A little full-disclosure from me: I occasionally review books published by the University Press and post those reviews on this website; I obtain courtesy copies of the books reviewed from the University Press but otherwise receive no compensation. Here's a link to all the University Press books I've reviewed.

Because telling Kentucky's story is fun. And that is something at which the University Press of Kentucky excels. I'm looking forward to Randolph Paul Runyon's The Mentelles: Mary Todd Lincoln, Henry Clay, and the Immigrant Family Who Educated Antebellum Kentucky which is due out in May 2018. In it, the author "studies the understated pair" of Augustus Waldemar and Charlotte Victoire Mentelle who arrived in Lexington in 1798 where they began Mentelle's School for Young Ladies, "an intellectually rigorous school that attracted students from around the region and greatly influence its most well-known pupil, Mary Todd Lincoln."

Tom Kimmerer's Venerable Trees presents a complex, scientific matter in simple, readable prose that educates and informs the arborist, the history buff, the preservationist, and those who love Kentucky's natural beauty. It was published by the University Press of Kentucky in 2015.

The beautiful 596-tome that is the Kentucky African American Encyclopedia is a "foundational guide  to the black experience in the Commonwealth."

And in A is for Appalachia!, children take an alphabetical exploration through the traditions and culture of Appalachia. I first read it to my children in 2014 and as recently as this month.

The poetry of George Ella Lyon, who regularly publishes with the University Press, makes walls talk as she did in Many-Storied House

Even a textbook on Appalachian linguistics, Talking Appalachian, remains forever in my mind because of Anne Shelby's complaint that the computer's spellcheck feature turns 'homeplace' into someplace.

And these are just some of the stories, books, and genres that the University Press of Kentucky brings to life each year. And now it's at risk, so I've placed it on the Kaintuckeean's #DemolitionWatch.

Kentucky must continue to invest in education and in its culture and in the University Press of Kentucky.

Estate Planning Awareness Week

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Hart-Bradford House. Library of Congress.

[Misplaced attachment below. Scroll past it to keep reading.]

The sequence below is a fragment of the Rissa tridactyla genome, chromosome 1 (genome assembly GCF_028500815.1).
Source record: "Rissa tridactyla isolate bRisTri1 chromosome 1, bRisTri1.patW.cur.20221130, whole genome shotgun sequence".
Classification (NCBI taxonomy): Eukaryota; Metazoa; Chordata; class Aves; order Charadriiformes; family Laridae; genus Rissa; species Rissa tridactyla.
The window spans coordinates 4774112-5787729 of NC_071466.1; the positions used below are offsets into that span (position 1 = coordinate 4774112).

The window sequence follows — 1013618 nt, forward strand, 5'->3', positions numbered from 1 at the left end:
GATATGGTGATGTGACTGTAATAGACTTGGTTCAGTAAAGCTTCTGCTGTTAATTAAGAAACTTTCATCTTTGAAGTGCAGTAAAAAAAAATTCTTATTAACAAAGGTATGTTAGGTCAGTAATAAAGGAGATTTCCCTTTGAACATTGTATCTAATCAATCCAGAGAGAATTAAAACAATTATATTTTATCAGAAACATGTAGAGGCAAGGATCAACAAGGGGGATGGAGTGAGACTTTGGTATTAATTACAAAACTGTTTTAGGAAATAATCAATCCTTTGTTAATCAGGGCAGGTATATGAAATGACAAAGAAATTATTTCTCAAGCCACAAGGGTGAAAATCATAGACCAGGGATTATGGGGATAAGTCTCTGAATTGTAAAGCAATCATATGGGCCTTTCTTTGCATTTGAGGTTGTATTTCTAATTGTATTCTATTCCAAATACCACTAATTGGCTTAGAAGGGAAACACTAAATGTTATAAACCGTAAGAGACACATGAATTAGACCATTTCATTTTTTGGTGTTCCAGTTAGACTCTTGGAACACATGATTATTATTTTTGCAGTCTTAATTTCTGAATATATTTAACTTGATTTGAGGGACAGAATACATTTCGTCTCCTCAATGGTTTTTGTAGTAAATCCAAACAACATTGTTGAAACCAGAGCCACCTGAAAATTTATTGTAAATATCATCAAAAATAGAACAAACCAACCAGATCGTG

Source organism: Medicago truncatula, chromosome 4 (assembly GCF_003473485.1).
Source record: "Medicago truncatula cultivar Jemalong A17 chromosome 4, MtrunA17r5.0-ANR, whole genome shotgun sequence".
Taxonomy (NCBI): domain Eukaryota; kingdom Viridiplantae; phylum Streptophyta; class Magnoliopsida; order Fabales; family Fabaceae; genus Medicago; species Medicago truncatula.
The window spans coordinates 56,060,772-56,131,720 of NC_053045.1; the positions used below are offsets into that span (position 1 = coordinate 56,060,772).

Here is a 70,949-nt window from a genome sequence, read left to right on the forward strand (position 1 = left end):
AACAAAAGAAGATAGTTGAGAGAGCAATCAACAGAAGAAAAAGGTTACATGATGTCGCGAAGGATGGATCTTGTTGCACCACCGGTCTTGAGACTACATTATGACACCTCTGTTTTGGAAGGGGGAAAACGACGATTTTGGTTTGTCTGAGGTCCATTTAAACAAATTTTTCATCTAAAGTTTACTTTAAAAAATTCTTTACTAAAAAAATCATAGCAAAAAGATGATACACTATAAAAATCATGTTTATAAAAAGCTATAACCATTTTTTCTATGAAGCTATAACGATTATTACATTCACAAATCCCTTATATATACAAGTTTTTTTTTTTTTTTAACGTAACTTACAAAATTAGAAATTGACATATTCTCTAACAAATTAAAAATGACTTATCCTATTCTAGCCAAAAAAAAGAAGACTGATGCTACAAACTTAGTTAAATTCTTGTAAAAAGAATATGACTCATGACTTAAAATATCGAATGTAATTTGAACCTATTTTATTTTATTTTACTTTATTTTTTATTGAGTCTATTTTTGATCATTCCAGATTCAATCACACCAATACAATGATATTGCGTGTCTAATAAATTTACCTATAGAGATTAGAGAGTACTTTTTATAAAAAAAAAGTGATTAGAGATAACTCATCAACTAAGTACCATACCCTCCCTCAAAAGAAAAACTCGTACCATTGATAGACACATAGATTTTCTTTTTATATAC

In the opening chapter of Lost Lexington, I wrote that Thomas Hart left to his wife a life estate "in the house and lot which I at present occupy." At first blush, one might believe that a life estate was given to his wife in the Hart-Bradford House that housed such significant history. But both Hart's last will and testament and its probate were after Thomas Hart had transferred, by deed, the residence at the southwest corner of Second and Mill streets to his son. Thomas Hart left his wife a life estate in a different residence than the infamous home that was the site of Henry Clay's nuptials, the home of Laura Clay, and since the 1950s the site of a parking lot.

Examining the historic places of Kentucky inevitably brings one to deed books and recorded wills that reveal much about the history of place. Sometimes, a last will and testament will reveal something about the testator (the person making the will) as well.

Henry Clay
Take for example, Henry Clay. Clay was a slaveowner having owned as many as 60 slaves during his lifetime. His will provided for his slaves manumission (or gradual emancipation) upon their achieving a certain age. The intent would be to ensure that each slave would be provided with basic shelter, food, etc. until they were 25 (females) or 28 (males). Further, Clay favored the removal of blacks from North America and their return to Africa. To accomplish this aim for his former slaves, Clay provided that "the three years next preceding their arrival at the age of freedom, they shall be entitled to their hire to wages or those years ... to delay the expense of transporting them to the one of the African Colonies."

These provision, fortunately, have no place in a last will and testament today. But these lessons from the past are reminders for the present and for the future: estate planning is important no matter our circumstances.

Even though estate planning is for everyone, the majority of Kentuckians (and Americans, generally) do not have their estate plans in order. This can create confusion after death with the disposal of property and the guardianship of minor children, and it can lead to unnecessary costs as well. Neither is something you want to leave behind for your grieving loved ones.

Congress recognized the importance of Estate Planning and proclaimed the third week in October as National Estate Planning Awareness Week. In 2017, that's October 16-22.